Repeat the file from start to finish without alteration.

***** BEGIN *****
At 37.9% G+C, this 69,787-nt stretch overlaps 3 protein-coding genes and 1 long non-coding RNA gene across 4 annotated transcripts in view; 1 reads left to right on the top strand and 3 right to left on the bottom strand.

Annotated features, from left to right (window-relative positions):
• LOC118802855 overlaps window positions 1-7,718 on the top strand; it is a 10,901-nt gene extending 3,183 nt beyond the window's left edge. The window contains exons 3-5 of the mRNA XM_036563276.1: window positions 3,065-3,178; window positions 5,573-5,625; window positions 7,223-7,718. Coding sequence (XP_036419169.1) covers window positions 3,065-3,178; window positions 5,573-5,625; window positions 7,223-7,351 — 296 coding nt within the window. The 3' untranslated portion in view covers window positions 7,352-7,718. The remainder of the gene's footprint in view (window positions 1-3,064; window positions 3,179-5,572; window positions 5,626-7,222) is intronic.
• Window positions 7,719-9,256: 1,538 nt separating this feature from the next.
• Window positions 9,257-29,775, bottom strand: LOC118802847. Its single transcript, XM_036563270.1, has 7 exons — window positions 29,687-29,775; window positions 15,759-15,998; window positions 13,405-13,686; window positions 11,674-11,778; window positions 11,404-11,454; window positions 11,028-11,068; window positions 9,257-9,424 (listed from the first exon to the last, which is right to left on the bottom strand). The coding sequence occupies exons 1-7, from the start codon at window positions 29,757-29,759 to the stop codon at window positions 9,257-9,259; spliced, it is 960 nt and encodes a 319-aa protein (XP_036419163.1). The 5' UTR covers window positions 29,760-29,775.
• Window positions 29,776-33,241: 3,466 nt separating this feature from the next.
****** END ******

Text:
At 37.9% G+C, this 69,787-nt stretch overlaps 3 protein-coding genes and 1 long non-coding RNA gene across 4 annotated transcripts in view; 1 reads left to right on the top strand and 3 right to left on the bottom strand.

Annotated features, from left to right (window-relative positions):
• LOC118802855 overlaps window positions 1-7,718 on the top strand; it is a 10,901-nt gene extending 3,183 nt beyond the window's left edge. The window contains exons 3-5 of the mRNA XM_036563276.1: window positions 3,065-3,178; window positions 5,573-5,625; window positions 7,223-7,718. Coding sequence (XP_036419169.1) covers window positions 3,065-3,178; window positions 5,573-5,625; window positions 7,223-7,351 — 296 coding nt within the window. The 3' untranslated portion in view covers window positions 7,352-7,718. The remainder of the gene's footprint in view (window positions 1-3,064; window positions 3,179-5,572; window positions 5,626-7,222) is intronic.
• Window positions 7,719-9,256: 1,538 nt separating this feature from the next.
• Window positions 9,257-29,775, bottom strand: LOC118802847. Its single transcript, XM_036563270.1, has 7 exons — window positions 29,687-29,775; window positions 15,759-15,998; window positions 13,405-13,686; window positions 11,674-11,778; window positions 11,404-11,454; window positions 11,028-11,068; window positions 9,257-9,424 (listed from the first exon to the last, which is right to left on the bottom strand). The coding sequence occupies exons 1-7, from the start codon at window positions 29,757-29,759 to the stop codon at window positions 9,257-9,259; spliced, it is 960 nt and encodes a 319-aa protein (XP_036419163.1). The 5' UTR covers window positions 29,760-29,775.
• Window positions 29,776-33,241: 3,466 nt separating this feature from the next.